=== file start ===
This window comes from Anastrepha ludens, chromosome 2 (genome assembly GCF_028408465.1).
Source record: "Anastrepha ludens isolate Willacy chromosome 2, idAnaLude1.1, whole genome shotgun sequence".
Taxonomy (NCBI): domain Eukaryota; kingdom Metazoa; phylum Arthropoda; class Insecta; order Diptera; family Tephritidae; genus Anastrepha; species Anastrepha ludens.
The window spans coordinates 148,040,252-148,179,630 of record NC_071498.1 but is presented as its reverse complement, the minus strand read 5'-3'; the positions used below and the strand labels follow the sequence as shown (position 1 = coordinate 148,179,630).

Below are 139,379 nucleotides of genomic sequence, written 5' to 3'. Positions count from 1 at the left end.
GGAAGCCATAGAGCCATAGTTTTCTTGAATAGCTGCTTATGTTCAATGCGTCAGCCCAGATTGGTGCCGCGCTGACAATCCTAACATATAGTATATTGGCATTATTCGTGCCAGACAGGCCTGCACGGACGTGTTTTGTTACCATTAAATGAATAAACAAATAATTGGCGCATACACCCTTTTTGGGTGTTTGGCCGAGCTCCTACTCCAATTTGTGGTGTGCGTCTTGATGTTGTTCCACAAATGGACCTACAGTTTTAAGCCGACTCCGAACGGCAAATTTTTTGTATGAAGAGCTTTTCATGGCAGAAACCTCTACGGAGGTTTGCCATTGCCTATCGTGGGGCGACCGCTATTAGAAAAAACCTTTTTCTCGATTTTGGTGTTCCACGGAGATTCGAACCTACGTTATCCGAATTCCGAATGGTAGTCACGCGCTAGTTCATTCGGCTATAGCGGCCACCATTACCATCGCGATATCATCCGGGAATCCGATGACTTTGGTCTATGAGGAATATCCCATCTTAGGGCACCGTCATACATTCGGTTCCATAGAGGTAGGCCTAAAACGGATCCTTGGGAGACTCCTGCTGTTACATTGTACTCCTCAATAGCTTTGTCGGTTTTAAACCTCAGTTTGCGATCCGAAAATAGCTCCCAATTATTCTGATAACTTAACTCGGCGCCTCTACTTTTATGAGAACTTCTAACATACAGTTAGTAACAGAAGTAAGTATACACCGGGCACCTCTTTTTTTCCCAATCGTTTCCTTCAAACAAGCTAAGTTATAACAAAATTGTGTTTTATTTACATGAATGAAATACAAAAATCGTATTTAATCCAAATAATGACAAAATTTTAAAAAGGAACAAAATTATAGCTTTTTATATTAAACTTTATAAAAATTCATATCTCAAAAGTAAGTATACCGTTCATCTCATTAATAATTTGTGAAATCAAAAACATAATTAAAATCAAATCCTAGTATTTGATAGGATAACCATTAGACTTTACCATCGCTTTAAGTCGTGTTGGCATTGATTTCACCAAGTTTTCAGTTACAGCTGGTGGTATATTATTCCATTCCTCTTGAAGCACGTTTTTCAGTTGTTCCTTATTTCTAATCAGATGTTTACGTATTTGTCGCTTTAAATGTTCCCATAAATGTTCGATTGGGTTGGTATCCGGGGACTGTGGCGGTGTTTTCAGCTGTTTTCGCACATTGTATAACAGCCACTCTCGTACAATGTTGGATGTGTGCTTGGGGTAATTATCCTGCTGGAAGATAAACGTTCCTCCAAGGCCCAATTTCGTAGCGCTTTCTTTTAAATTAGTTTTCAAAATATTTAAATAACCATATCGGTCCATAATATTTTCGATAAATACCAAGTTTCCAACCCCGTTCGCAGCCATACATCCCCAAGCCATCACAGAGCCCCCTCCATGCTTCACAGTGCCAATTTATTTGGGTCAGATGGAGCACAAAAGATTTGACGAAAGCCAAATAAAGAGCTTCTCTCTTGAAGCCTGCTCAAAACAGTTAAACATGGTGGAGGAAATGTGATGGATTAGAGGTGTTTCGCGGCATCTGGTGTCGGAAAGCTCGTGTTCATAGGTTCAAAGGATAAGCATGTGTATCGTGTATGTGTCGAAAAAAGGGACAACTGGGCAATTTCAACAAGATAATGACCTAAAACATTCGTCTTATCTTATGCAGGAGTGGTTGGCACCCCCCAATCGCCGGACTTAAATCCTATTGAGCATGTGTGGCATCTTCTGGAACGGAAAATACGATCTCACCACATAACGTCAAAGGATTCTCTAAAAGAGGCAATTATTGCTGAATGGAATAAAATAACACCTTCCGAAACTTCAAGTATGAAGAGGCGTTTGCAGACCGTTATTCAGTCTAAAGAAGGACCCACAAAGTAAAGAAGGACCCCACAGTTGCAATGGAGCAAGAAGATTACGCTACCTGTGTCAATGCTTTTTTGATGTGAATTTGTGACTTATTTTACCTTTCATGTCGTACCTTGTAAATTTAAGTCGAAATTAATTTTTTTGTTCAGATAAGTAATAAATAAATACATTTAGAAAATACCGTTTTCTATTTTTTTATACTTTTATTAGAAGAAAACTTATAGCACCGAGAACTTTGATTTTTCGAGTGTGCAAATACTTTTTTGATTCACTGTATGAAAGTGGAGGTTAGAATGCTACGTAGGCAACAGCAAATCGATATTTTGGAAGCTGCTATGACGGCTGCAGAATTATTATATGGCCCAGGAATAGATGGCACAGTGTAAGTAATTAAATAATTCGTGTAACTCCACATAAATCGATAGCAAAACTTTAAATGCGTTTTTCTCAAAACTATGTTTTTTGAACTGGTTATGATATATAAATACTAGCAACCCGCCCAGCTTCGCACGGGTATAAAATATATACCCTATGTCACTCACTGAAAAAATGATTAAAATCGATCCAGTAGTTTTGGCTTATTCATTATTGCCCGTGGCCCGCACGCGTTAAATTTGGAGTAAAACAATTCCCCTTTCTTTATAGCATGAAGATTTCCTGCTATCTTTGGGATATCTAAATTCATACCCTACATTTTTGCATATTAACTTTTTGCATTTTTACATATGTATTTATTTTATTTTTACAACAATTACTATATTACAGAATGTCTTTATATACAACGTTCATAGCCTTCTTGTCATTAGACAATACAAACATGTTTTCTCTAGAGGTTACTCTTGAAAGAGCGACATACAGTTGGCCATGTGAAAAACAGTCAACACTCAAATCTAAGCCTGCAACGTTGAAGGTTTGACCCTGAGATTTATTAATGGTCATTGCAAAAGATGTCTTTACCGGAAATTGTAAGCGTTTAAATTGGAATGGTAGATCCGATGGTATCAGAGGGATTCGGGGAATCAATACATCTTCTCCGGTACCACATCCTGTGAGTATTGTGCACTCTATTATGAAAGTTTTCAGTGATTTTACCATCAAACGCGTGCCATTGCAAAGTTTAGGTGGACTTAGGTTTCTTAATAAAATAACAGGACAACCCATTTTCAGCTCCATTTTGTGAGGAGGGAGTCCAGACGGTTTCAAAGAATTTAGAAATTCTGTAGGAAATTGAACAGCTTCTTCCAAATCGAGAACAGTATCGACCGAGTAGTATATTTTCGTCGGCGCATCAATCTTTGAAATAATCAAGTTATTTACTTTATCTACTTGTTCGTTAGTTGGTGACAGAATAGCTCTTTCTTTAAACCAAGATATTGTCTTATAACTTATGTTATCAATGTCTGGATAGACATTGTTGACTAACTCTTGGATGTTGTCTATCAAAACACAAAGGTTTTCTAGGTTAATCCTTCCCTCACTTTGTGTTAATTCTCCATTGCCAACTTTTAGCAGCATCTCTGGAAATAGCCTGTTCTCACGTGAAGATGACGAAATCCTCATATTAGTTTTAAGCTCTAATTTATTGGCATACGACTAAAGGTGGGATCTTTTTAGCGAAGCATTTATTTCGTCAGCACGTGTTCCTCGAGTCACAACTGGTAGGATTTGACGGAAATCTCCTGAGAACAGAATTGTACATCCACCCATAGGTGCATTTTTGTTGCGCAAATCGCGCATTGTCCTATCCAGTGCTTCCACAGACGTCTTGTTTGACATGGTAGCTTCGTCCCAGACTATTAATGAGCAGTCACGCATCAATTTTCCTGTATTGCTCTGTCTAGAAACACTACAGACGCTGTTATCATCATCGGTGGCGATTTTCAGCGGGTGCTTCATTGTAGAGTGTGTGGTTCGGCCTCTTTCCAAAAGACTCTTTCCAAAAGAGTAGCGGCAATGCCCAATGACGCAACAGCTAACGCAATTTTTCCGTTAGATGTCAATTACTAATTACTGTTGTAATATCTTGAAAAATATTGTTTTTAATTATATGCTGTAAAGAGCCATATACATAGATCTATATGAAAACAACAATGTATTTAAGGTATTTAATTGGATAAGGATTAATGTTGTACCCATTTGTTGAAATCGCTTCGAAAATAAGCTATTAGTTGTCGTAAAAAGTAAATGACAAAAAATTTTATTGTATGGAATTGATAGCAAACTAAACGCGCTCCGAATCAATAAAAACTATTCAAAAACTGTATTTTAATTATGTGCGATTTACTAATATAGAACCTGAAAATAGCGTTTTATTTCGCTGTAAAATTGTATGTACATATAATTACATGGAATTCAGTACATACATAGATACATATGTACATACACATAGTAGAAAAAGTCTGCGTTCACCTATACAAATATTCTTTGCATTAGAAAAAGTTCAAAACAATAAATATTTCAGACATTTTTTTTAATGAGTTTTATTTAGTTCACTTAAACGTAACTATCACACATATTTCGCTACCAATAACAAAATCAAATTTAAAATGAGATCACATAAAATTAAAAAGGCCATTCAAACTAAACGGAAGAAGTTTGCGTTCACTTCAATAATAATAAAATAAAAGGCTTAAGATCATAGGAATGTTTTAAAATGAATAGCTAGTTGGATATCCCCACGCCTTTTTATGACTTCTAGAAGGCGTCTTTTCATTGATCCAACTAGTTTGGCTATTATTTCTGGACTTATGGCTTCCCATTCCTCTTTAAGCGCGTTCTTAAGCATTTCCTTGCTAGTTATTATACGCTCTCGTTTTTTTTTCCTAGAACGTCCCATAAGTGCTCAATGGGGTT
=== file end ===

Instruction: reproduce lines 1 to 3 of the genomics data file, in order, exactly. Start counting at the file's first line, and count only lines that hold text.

This window comes from Anastrepha ludens, chromosome 2 (genome assembly GCF_028408465.1).
Source record: "Anastrepha ludens isolate Willacy chromosome 2, idAnaLude1.1, whole genome shotgun sequence".
Taxonomy (NCBI): domain Eukaryota; kingdom Metazoa; phylum Arthropoda; class Insecta; order Diptera; family Tephritidae; genus Anastrepha; species Anastrepha ludens.